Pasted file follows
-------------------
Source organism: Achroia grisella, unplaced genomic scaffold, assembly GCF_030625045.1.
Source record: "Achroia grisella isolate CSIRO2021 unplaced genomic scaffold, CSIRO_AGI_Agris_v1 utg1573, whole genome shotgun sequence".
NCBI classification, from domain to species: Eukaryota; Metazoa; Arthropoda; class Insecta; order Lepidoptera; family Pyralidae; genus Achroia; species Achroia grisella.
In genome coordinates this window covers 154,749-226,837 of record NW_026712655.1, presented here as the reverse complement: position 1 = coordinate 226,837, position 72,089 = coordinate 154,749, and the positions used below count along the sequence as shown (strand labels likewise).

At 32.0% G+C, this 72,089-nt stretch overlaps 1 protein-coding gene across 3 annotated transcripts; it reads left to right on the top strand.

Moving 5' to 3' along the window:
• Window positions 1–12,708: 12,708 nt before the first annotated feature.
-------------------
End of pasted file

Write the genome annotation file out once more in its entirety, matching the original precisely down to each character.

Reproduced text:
Source organism: Achroia grisella, unplaced genomic scaffold, assembly GCF_030625045.1.
Source record: "Achroia grisella isolate CSIRO2021 unplaced genomic scaffold, CSIRO_AGI_Agris_v1 utg1573, whole genome shotgun sequence".
NCBI classification, from domain to species: Eukaryota; Metazoa; Arthropoda; class Insecta; order Lepidoptera; family Pyralidae; genus Achroia; species Achroia grisella.
In genome coordinates this window covers 154,749-226,837 of record NW_026712655.1, presented here as the reverse complement: position 1 = coordinate 226,837, position 72,089 = coordinate 154,749, and the positions used below count along the sequence as shown (strand labels likewise).

At 32.0% G+C, this 72,089-nt stretch overlaps 1 protein-coding gene across 3 annotated transcripts; it reads left to right on the top strand.

Moving 5' to 3' along the window:
• Window positions 1–12,708: 12,708 nt before the first annotated feature.